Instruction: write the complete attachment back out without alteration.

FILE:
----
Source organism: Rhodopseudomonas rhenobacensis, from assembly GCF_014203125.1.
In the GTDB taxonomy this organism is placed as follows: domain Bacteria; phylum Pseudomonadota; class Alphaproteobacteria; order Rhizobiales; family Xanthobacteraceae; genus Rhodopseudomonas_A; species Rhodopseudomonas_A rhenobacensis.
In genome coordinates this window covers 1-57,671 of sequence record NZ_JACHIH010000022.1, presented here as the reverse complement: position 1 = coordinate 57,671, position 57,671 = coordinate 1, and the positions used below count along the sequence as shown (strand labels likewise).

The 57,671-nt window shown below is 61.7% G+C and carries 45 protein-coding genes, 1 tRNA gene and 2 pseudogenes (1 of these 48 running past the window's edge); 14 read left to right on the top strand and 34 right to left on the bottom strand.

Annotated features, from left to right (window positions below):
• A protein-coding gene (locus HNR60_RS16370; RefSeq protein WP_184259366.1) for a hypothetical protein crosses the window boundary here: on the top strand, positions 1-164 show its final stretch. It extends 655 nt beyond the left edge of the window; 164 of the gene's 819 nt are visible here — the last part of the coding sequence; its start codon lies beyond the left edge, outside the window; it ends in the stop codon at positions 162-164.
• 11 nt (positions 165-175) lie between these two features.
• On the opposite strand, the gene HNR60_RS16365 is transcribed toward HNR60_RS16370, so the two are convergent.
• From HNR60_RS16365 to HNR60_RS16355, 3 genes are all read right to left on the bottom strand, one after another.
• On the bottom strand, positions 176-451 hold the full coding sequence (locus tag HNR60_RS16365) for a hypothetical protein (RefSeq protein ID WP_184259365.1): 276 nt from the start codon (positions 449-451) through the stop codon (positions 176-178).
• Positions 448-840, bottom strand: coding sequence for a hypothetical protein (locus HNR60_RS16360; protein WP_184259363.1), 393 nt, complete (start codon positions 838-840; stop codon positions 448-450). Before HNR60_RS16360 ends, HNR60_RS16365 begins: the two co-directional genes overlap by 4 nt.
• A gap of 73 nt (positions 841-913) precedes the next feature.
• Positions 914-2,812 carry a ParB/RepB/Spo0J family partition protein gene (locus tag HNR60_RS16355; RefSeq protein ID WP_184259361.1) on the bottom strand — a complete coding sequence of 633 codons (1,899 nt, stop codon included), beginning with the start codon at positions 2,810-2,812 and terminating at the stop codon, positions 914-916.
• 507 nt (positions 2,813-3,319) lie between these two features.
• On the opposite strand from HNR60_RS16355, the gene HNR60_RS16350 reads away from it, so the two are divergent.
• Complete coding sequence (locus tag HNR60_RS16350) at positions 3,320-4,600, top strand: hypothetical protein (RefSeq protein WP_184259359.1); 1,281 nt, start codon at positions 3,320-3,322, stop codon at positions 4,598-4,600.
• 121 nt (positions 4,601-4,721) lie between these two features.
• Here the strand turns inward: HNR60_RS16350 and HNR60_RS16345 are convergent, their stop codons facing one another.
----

Source organism: Rhodopseudomonas rhenobacensis, from assembly GCF_014203125.1.
In the GTDB taxonomy this organism is placed as follows: domain Bacteria; phylum Pseudomonadota; class Alphaproteobacteria; order Rhizobiales; family Xanthobacteraceae; genus Rhodopseudomonas_A; species Rhodopseudomonas_A rhenobacensis.
In genome coordinates this window covers 1-57,671 of sequence record NZ_JACHIH010000022.1, presented here as the reverse complement: position 1 = coordinate 57,671, position 57,671 = coordinate 1, and the positions used below count along the sequence as shown (strand labels likewise).

The 57,671-nt window shown below is 61.7% G+C and carries 45 protein-coding genes, 1 tRNA gene and 2 pseudogenes (1 of these 48 running past the window's edge); 14 read left to right on the top strand and 34 right to left on the bottom strand.

Annotated features, from left to right (window positions below):
• A protein-coding gene (locus HNR60_RS16370; RefSeq protein WP_184259366.1) for a hypothetical protein crosses the window boundary here: on the top strand, positions 1-164 show its final stretch. It extends 655 nt beyond the left edge of the window; 164 of the gene's 819 nt are visible here — the last part of the coding sequence; its start codon lies beyond the left edge, outside the window; it ends in the stop codon at positions 162-164.
• 11 nt (positions 165-175) lie between these two features.
• On the opposite strand, the gene HNR60_RS16365 is transcribed toward HNR60_RS16370, so the two are convergent.
• From HNR60_RS16365 to HNR60_RS16355, 3 genes are all read right to left on the bottom strand, one after another.
• On the bottom strand, positions 176-451 hold the full coding sequence (locus tag HNR60_RS16365) for a hypothetical protein (RefSeq protein ID WP_184259365.1): 276 nt from the start codon (positions 449-451) through the stop codon (positions 176-178).
• Positions 448-840, bottom strand: coding sequence for a hypothetical protein (locus HNR60_RS16360; protein WP_184259363.1), 393 nt, complete (start codon positions 838-840; stop codon positions 448-450). Before HNR60_RS16360 ends, HNR60_RS16365 begins: the two co-directional genes overlap by 4 nt.
• A gap of 73 nt (positions 841-913) precedes the next feature.
• Positions 914-2,812 carry a ParB/RepB/Spo0J family partition protein gene (locus tag HNR60_RS16355; RefSeq protein ID WP_184259361.1) on the bottom strand — a complete coding sequence of 633 codons (1,899 nt, stop codon included), beginning with the start codon at positions 2,810-2,812 and terminating at the stop codon, positions 914-916.
• 507 nt (positions 2,813-3,319) lie between these two features.
• On the opposite strand from HNR60_RS16355, the gene HNR60_RS16350 reads away from it, so the two are divergent.
• Complete coding sequence (locus tag HNR60_RS16350) at positions 3,320-4,600, top strand: hypothetical protein (RefSeq protein WP_184259359.1); 1,281 nt, start codon at positions 3,320-3,322, stop codon at positions 4,598-4,600.
• 121 nt (positions 4,601-4,721) lie between these two features.
• Here the strand turns inward: HNR60_RS16350 and HNR60_RS16345 are convergent, their stop codons facing one another.